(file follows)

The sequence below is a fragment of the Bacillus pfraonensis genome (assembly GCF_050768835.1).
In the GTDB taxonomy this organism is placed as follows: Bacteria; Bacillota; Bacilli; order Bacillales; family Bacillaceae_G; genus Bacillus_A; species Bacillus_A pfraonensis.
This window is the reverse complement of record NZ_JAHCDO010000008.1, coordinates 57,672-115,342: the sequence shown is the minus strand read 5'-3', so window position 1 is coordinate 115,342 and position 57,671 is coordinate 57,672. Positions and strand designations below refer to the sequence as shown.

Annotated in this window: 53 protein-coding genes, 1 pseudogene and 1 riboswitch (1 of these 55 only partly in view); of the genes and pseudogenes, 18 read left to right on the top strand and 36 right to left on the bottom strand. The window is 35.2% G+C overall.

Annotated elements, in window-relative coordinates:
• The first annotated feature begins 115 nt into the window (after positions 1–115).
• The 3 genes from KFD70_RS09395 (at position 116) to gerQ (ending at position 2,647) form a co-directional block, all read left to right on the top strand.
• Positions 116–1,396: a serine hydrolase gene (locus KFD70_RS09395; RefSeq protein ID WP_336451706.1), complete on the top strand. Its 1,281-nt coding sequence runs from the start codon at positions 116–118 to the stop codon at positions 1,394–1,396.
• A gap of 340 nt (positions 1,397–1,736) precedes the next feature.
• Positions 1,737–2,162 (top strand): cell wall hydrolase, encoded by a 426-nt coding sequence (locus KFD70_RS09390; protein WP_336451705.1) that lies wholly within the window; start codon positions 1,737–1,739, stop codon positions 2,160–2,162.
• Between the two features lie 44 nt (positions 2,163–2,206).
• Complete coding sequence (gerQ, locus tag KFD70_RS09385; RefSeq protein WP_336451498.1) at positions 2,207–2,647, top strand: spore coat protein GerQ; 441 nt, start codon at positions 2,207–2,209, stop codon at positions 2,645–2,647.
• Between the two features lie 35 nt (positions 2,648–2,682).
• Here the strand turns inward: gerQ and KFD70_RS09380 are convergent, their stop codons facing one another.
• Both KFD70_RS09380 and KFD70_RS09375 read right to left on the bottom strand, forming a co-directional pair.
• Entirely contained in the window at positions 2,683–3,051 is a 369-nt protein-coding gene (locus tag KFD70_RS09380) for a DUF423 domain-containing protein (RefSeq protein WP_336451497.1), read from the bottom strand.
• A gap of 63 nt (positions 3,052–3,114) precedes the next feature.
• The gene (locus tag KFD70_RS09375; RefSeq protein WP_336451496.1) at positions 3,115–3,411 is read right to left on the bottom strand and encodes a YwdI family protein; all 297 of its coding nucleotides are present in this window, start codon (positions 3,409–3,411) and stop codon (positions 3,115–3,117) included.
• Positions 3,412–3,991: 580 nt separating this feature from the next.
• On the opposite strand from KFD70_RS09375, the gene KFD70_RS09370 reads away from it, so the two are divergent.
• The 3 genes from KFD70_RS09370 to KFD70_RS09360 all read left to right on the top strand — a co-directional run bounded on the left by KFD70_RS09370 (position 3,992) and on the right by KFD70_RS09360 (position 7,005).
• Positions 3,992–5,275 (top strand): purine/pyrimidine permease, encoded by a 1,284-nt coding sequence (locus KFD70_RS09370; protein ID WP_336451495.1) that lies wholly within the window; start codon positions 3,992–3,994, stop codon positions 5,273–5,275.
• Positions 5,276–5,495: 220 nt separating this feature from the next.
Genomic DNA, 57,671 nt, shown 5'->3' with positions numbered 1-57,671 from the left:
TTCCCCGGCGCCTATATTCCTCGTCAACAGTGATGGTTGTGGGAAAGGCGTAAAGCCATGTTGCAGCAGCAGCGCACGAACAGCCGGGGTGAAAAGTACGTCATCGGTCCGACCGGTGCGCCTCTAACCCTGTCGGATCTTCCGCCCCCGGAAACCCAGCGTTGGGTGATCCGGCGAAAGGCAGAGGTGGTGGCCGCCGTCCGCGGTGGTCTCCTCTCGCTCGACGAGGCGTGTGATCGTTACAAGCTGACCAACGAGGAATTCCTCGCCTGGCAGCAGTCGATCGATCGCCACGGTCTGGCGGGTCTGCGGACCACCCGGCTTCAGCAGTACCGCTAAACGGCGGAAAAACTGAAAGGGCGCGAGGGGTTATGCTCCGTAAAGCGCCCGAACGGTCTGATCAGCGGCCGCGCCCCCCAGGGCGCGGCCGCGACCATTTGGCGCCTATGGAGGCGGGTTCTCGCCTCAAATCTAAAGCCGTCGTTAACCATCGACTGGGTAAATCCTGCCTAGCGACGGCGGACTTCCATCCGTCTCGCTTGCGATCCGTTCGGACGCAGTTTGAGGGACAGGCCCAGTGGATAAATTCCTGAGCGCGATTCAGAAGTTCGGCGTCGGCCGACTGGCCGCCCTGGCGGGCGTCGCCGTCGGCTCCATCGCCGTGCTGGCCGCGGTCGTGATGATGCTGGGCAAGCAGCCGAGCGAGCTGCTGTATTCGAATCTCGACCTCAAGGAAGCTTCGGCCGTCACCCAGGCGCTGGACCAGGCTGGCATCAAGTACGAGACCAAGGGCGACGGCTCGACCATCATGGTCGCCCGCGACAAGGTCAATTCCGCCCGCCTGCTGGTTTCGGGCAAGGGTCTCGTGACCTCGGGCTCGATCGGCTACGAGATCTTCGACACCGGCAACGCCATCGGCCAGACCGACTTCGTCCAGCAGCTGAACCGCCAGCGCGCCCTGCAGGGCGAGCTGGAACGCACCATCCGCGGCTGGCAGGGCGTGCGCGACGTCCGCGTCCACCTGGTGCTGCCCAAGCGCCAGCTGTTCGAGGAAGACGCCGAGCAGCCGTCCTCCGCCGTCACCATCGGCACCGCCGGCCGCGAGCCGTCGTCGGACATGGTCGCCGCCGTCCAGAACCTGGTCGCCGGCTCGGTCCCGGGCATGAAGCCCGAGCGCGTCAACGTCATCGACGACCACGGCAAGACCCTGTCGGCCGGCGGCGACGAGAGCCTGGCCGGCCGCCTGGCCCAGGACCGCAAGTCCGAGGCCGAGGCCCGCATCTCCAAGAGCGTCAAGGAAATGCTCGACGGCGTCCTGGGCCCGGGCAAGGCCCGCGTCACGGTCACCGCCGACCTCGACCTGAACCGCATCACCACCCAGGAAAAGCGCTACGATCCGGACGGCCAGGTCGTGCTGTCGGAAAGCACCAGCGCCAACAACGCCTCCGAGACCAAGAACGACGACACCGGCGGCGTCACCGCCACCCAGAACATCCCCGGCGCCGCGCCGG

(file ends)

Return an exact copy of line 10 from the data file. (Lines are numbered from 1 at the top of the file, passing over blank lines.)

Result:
• Positions 1,737–2,162 (top strand): cell wall hydrolase, encoded by a 426-nt coding sequence (locus KFD70_RS09390; protein WP_336451705.1) that lies wholly within the window; start codon positions 1,737–1,739, stop codon positions 2,160–2,162.